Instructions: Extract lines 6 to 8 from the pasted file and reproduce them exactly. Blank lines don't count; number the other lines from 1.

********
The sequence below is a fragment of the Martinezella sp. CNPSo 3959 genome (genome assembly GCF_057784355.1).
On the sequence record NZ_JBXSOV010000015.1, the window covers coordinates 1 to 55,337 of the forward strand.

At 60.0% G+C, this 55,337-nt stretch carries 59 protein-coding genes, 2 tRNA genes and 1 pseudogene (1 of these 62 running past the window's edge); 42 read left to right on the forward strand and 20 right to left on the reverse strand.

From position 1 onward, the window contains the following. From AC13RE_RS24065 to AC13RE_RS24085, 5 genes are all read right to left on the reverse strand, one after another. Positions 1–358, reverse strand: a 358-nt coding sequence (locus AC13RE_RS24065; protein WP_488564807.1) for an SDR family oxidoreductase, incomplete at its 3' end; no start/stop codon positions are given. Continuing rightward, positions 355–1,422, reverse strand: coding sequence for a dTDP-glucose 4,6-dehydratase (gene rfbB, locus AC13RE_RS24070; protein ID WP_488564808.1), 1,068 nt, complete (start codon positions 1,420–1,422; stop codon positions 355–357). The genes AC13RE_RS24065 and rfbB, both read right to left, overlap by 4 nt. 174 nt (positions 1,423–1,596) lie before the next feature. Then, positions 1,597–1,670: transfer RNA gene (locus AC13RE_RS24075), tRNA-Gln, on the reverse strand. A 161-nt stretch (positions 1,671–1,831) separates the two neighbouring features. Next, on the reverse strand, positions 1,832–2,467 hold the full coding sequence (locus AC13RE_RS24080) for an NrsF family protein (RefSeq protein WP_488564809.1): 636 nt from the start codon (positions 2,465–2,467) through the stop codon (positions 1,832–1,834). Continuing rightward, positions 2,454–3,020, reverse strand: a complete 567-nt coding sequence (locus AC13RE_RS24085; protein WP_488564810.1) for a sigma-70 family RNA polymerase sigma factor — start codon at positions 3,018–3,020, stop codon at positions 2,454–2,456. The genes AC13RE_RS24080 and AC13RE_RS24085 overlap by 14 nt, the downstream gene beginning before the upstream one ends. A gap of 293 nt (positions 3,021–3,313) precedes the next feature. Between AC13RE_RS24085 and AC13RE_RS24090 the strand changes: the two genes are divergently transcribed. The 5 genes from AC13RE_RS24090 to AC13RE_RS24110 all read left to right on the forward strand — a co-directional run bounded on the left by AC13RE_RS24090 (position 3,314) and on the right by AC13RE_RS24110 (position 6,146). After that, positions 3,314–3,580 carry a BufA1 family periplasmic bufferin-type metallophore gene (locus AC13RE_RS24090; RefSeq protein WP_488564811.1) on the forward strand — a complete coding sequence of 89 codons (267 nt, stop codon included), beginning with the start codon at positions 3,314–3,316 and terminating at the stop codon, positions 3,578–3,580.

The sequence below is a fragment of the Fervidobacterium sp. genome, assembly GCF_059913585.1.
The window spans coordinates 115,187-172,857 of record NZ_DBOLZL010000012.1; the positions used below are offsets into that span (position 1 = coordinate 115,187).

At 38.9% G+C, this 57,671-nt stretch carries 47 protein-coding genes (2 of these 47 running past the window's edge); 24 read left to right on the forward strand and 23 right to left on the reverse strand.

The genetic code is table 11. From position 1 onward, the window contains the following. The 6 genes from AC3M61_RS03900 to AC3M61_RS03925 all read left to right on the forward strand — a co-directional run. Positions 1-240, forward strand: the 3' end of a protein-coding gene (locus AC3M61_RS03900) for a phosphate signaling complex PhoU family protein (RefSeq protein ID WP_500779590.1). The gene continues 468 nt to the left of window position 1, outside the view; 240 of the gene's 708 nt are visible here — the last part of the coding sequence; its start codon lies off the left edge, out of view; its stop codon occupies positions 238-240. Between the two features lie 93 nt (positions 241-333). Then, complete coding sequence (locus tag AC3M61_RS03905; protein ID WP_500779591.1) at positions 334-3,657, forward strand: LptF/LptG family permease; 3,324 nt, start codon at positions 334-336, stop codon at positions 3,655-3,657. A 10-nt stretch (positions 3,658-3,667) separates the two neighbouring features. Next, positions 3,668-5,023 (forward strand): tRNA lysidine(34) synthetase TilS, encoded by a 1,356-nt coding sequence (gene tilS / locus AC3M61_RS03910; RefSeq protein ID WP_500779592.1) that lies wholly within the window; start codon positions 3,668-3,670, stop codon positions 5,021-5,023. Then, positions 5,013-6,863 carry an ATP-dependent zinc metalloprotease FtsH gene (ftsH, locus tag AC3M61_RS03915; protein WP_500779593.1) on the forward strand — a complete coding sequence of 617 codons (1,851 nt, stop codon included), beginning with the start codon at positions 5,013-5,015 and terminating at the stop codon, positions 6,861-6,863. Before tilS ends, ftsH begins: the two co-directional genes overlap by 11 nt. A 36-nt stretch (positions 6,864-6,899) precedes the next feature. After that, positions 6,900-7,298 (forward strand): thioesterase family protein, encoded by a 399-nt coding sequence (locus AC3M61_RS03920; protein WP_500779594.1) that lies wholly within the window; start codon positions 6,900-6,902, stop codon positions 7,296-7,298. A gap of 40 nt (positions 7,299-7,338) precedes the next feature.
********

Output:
The window spans coordinates 115,187-172,857 of record NZ_DBOLZL010000012.1; the positions used below are offsets into that span (position 1 = coordinate 115,187).

At 38.9% G+C, this 57,671-nt stretch carries 47 protein-coding genes (2 of these 47 running past the window's edge); 24 read left to right on the forward strand and 23 right to left on the reverse strand.

The genetic code is table 11. From position 1 onward, the window contains the following. The 6 genes from AC3M61_RS03900 to AC3M61_RS03925 all read left to right on the forward strand — a co-directional run. Positions 1-240, forward strand: the 3' end of a protein-coding gene (locus AC3M61_RS03900) for a phosphate signaling complex PhoU family protein (RefSeq protein ID WP_500779590.1). The gene continues 468 nt to the left of window position 1, outside the view; 240 of the gene's 708 nt are visible here — the last part of the coding sequence; its start codon lies off the left edge, out of view; its stop codon occupies positions 238-240. Between the two features lie 93 nt (positions 241-333). Then, complete coding sequence (locus tag AC3M61_RS03905; protein ID WP_500779591.1) at positions 334-3,657, forward strand: LptF/LptG family permease; 3,324 nt, start codon at positions 334-336, stop codon at positions 3,655-3,657. A 10-nt stretch (positions 3,658-3,667) separates the two neighbouring features. Next, positions 3,668-5,023 (forward strand): tRNA lysidine(34) synthetase TilS, encoded by a 1,356-nt coding sequence (gene tilS / locus AC3M61_RS03910; RefSeq protein ID WP_500779592.1) that lies wholly within the window; start codon positions 3,668-3,670, stop codon positions 5,021-5,023. Then, positions 5,013-6,863 carry an ATP-dependent zinc metalloprotease FtsH gene (ftsH, locus tag AC3M61_RS03915; protein WP_500779593.1) on the forward strand — a complete coding sequence of 617 codons (1,851 nt, stop codon included), beginning with the start codon at positions 5,013-5,015 and terminating at the stop codon, positions 6,861-6,863. Before tilS ends, ftsH begins: the two co-directional genes overlap by 11 nt. A 36-nt stretch (positions 6,864-6,899) precedes the next feature. After that, positions 6,900-7,298 (forward strand): thioesterase family protein, encoded by a 399-nt coding sequence (locus AC3M61_RS03920; protein WP_500779594.1) that lies wholly within the window; start codon positions 6,900-6,902, stop codon positions 7,296-7,298. A gap of 40 nt (positions 7,299-7,338) precedes the next feature.